Sunday, April 20, 2014
YOLO COUNTY NEWS
99 CENTS

Energy justice was long-delayed

TomEliasW

By
From page A10 | June 14, 2013 | 1 Comment

It’s taken almost 13 years, but justice finally may be coming to California consumers victimized by the federal government during California’s energy crunch of 2000 and 2001.

Yes, by the federal government.

For folks who weren’t in California or don’t remember, that was the time when power prices here soared as electricity-trading companies like Enron, Reliant Energy, the Williams Cos. and several others conspired illegally to take advantage of this state’s abortive deregulation plan.

“Buccaneers from out-of-state” caused the problem, then-Gov. Gray Davis complained at the time. Few took his charge seriously, least of all the Federal Energy Regulatory Commission, which could instantly have stopped the illegal practice of making fake, phantom shipments of power out of California and then selling the same power back to California utilities at vastly inflated prices.

One result was that Davis’ public approval ratings dropped severely, leaving him vulnerable to the recall election of 2003.

So this energy crunch had political consequences. At the same time, politics had major consequences for consumers. When Republican George W. Bush won the presidency in 2000 without help from California, the state no longer got much sympathy from presidential appointees of most sorts.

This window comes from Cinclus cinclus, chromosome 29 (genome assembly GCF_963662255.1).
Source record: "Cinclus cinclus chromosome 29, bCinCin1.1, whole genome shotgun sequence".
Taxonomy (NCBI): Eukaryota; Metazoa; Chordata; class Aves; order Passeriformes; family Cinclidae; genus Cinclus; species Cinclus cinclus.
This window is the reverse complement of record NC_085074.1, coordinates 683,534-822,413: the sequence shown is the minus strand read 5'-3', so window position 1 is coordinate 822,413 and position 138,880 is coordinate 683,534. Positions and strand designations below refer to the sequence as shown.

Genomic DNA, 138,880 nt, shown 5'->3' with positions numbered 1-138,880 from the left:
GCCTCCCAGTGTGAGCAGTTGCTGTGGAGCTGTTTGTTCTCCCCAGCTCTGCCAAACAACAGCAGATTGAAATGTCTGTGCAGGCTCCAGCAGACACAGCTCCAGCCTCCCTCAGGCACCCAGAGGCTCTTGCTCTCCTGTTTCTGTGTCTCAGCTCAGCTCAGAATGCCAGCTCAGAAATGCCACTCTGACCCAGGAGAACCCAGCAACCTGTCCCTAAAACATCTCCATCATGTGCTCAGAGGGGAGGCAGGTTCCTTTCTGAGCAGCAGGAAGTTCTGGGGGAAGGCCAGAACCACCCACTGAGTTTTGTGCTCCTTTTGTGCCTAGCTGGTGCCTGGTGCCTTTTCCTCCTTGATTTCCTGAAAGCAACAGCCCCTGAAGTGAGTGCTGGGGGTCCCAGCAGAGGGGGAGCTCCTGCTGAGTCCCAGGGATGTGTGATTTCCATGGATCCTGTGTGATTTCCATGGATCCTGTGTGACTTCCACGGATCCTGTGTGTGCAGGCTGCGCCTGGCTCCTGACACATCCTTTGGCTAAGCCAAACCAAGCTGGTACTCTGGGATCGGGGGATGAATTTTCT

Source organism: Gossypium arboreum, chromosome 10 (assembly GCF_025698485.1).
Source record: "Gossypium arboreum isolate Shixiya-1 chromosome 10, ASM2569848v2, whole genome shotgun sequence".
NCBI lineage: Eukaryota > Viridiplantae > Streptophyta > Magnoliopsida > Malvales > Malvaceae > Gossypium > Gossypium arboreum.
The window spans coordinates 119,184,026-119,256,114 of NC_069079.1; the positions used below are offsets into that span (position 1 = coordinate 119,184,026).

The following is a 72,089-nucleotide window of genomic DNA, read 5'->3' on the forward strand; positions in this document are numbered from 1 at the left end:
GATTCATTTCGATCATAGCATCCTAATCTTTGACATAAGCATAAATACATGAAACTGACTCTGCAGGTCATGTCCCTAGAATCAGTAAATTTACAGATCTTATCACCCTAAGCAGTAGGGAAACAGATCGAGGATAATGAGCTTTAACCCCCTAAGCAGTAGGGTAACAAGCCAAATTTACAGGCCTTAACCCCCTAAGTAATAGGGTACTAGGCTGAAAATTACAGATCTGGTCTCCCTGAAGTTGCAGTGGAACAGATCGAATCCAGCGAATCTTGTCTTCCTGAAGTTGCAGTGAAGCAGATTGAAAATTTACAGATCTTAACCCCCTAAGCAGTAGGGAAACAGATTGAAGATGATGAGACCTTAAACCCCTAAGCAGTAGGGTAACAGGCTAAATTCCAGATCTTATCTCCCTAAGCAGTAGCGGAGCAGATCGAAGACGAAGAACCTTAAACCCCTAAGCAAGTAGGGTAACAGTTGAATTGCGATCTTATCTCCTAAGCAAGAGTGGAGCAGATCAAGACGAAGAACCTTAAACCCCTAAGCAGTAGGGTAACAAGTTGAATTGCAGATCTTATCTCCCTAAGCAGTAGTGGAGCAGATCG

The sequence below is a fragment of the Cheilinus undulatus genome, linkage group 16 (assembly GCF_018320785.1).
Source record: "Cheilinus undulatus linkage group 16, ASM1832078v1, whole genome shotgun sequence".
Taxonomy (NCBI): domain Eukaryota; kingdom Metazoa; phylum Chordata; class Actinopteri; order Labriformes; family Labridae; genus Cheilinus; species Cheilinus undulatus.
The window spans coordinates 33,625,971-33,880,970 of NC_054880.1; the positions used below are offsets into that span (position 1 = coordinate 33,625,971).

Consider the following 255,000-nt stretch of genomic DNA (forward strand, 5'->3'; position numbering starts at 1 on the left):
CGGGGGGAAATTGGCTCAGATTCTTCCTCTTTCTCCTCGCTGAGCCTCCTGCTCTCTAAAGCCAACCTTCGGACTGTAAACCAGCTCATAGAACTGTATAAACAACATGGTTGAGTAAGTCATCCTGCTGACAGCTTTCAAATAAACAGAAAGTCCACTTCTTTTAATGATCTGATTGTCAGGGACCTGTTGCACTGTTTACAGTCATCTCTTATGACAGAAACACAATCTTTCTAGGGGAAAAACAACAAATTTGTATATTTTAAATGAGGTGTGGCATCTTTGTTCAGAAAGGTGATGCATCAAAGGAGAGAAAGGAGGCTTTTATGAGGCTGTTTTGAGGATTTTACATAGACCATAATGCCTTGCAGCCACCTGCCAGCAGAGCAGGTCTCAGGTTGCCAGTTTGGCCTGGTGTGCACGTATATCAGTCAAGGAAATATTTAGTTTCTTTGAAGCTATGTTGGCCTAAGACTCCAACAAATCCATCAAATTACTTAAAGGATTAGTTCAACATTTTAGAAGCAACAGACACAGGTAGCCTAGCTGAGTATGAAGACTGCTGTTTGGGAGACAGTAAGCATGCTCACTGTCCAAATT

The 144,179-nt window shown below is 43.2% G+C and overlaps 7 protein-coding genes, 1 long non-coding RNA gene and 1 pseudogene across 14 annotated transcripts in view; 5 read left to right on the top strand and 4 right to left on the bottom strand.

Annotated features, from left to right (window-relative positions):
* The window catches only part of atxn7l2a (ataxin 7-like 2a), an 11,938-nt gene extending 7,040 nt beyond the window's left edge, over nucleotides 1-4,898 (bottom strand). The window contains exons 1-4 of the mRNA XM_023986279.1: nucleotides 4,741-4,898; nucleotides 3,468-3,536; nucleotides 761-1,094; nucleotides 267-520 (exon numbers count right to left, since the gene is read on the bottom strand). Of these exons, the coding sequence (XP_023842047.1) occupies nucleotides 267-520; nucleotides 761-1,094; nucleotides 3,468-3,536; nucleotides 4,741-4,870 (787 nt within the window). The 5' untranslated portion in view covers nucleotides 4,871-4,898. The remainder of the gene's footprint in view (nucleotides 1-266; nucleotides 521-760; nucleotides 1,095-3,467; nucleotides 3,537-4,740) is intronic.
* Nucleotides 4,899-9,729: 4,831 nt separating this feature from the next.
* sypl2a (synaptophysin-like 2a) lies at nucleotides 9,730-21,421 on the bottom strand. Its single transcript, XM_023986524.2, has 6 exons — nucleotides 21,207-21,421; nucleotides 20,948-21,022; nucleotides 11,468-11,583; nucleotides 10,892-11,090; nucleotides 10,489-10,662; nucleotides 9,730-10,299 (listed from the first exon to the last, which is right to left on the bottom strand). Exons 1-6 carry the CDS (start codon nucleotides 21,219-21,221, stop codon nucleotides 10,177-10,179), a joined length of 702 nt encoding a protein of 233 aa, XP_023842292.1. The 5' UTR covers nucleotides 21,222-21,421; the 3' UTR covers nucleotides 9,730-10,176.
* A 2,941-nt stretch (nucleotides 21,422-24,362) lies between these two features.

No matter how often Davis and other state officials protested the power profiteering, FERC did nothing, and eventually Californians were bilked of more than $10 billion in excessive electricity prices. Super-high prices continued for years after the crunch, as Californians paid for the long-term power supply contracts forced on the state’s Independent System Operator during the crisis.

It wasn’t just through FERC that the federal government persecuted and cheated every residential and commercial electricity customer in this state.

California also bought power at that time from two federal agencies operating dams on major Western rivers. Those were the Bonneville Power Administration based in Portland, Ore., and the Western Area Power Administration in Lakewood, Colo.

Davis at the time charged these federal agencies with profiteering similarly to Enron and other private companies whose executives later were convicted of illegal market manipulation.

The criminal trials of Enron chieftains and others proved Davis correct about those “out-of-state buccaneers,” and now he’s been proven right about the federal agencies, too.

This happened when, in what may have been the most under-reported story of the spring, the U.S. Court of Federal Claims in Washington, D.C., ruled that both the Bonneville and Western Area power administrations bilked Californians of more than $2 billion during and after the electricity crunch. In a separate ruling about the same time, a FERC administrative law judge found that private companies cheated Californians out of at least $1 billion more than they’ve already been forced to refund.

Even after the end of rolling blackouts deliberately created by market manipulators to sow public panic and desperation that left Californians susceptible to gouging, both the federal and private outfits continued to take advantage, the judges ruled. The exact amounts of their liability will be determined in separate court proceedings this month.

After that, the state Public Utilities Commission will decide how to return the money to consumers. Only part of past settlements with private companies has been returned directly to customers who were cheated, with portions going to fund new generating capacity.